Frequency of Words in a File, sed script from 1980

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# 1  
Old 07-11-2016
Frequency of Words in a File, sed script from 1980

tr -cs A-Za-z\' '\n' | tr A-Z a-z | sort | uniq -c | sort -k1,1nr -k2 | sed ${1:-25} < book7.txt

This is not my script, it can be found way back from 1980 but once it worked fine to give me the most used words in a text file.
Now the shell is complaining about an error in sed

sed: -e expression #1, Character 2: missing command

The instruction to this one liner tells to set it into an executable script, but lazy people ask, because in my former configuration it worked fine to find the most used words in a large text file. So can anyone give me a hint on the error of sed and its missing expression to the characters. I am trying this in the very directory where the file of book7.txt is located.
Thanks in advance.
# 2  
Old 07-11-2016
One might guess that a current sed would work if you change:
sed ${1:-25}

in that pipeline to:
sed -n "1,${1:-25}p"

which would print the 1st 25 lines if no command line arguments are given to your script or the top X lines if the 1st argument to your script is X.
This User Gave Thanks to Don Cragun For This Post:
# 3  
Old 07-11-2016
Did you follow the instruction? And run the executable script with an adequate parameter?In bourne compatible shells, the ${1:-25} expands to the first positional parameter's contents or - if missing - to 25; c.f. man bash:
${parameter:-word} Use Default Values.
With no parameter given, I get the same error message as you do, as sed can't cope with a 25 as the sole "command". With a first positional parameter of e.g. 1,15!d, above script will print the 15 topmost words in the text presented.

I'm a bit surprised that script should have ever run with no parameters given.
# 4  
Old 07-11-2016
Where do you think tr is getting its input?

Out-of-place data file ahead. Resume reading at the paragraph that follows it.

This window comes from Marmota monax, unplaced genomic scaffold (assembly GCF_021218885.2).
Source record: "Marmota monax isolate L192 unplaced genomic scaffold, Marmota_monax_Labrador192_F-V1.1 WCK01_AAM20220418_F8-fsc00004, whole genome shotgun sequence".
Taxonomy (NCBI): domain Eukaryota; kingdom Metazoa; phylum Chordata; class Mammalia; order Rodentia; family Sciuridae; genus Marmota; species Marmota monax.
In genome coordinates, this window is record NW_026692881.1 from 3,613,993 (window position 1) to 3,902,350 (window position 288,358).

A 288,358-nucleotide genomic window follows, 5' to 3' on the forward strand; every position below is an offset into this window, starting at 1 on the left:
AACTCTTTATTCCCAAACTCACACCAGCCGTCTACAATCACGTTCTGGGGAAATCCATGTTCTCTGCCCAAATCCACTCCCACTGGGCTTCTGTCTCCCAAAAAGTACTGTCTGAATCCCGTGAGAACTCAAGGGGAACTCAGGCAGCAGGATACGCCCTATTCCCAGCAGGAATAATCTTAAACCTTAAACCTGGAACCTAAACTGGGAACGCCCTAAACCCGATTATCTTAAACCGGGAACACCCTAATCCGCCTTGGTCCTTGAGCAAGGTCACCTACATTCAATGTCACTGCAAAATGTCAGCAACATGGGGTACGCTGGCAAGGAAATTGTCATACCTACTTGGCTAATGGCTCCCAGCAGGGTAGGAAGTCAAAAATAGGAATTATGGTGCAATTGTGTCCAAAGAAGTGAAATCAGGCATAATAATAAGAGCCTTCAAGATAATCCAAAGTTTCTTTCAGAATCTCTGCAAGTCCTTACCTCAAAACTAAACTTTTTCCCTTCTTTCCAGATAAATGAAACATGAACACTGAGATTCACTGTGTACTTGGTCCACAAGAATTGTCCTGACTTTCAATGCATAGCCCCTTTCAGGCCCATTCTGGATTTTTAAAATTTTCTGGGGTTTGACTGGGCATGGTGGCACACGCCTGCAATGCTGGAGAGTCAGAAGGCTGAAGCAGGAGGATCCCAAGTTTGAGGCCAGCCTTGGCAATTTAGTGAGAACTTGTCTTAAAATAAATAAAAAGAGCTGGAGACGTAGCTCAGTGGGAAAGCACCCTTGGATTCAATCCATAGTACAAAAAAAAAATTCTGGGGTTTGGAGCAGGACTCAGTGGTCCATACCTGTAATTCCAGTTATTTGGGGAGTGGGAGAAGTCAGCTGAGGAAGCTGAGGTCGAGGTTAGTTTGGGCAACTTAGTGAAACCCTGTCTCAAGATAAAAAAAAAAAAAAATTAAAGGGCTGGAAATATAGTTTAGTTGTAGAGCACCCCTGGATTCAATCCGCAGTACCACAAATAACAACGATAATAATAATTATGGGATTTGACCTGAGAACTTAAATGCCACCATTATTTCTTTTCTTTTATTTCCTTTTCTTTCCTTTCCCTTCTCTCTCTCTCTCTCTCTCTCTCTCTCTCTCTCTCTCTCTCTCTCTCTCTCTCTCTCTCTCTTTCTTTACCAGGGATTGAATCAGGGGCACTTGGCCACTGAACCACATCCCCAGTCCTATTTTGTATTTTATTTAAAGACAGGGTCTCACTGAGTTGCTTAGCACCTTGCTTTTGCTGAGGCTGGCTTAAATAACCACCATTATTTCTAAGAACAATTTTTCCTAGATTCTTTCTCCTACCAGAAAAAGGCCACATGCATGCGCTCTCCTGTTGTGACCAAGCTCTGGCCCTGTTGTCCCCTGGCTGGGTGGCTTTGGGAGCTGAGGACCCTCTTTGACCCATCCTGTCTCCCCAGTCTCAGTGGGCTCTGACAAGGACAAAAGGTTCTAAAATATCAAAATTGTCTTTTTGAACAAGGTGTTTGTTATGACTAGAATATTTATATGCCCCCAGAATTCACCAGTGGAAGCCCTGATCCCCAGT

# 5  
Old 07-11-2016
Originally Posted by cfajohnson
Where do you think tr is getting its input?
Good point. A better chance at a working script might be any one of the following three commands:
{ tr -cs A-Za-z\' '\n' | tr A-Z a-z | sort | uniq -c | sort -k1,1nr -k2 | head -n ${1:-25}
} < book7.txt

(tr -cs A-Za-z\' '\n' | tr A-Z a-z | sort | uniq -c | sort -k1,1nr -k2 | head -n ${1:-25}) < book7.txt

tr -cs A-Za-z\' '\n' < book7.txt | tr A-Z a-z | sort | uniq -c | sort -k1,1nr -k2 | head -n ${1:-25}

This User Gave Thanks to Don Cragun For This Post:
# 6  
Old 07-11-2016
@Rudi C It worked under debian squeeze.
@ Don Cragun I will try the given options, many thanks, really
@cfajohnson I do not know, I thought it would be given by the < character
While moving to another living space, I will try this given hints, and reply which one solved the problem. Will take some days...
@Don Cragun

all I get as an answer is that there is a wrong modifier in all three cases

$ (-)
[CODE]So I guess it would be better to make it an executable script to test it. And taking out the " - " character did not work either

Well, I am probably unable to just apply a script. The following is from 2009, and should work as well counting the frequency or occurrence of words in a given textfile.

  cat test.file | tr -d '[:punct:]' | tr ' ' '\n' | tr 'A-Z' 'a-z' | sort | uniq -c | sort -rn

I put in another .txt-file and it works fine.

Last edited by 1in10; 08-14-2016 at 06:20 PM.. Reason: solved
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